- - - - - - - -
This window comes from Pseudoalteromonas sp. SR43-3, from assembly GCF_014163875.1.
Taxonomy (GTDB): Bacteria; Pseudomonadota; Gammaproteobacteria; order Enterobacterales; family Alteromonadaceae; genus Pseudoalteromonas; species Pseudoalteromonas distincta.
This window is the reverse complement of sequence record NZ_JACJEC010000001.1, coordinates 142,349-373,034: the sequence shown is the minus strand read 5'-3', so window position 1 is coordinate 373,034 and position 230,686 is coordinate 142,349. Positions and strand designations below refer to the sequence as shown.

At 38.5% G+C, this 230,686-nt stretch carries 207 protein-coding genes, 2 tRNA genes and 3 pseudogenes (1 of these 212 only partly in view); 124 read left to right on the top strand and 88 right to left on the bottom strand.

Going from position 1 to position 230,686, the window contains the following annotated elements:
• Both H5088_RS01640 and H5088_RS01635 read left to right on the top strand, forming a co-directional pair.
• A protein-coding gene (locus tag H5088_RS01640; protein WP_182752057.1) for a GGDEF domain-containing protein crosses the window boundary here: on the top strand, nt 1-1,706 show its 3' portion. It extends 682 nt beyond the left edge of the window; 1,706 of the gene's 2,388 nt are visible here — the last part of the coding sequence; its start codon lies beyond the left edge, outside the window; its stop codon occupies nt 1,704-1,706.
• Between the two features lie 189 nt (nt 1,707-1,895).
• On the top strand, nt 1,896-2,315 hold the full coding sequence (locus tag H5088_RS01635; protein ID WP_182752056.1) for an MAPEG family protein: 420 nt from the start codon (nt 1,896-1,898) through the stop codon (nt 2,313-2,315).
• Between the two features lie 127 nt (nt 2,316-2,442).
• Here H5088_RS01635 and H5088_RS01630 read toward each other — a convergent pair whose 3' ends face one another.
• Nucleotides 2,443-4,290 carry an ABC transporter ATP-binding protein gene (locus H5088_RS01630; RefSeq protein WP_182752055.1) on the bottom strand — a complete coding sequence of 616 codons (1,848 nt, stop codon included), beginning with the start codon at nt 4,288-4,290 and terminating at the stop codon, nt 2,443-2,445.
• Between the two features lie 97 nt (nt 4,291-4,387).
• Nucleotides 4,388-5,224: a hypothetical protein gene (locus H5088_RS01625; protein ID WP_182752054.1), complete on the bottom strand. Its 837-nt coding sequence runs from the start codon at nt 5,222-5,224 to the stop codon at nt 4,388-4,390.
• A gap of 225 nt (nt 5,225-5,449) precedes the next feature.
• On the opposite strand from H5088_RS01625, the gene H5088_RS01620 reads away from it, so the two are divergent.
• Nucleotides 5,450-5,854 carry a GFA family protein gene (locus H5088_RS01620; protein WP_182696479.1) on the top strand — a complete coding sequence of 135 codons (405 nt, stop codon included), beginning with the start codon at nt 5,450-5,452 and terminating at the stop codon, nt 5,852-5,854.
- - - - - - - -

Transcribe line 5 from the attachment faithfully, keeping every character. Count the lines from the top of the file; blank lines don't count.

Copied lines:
Going from position 1 to position 230,686, the window contains the following annotated elements: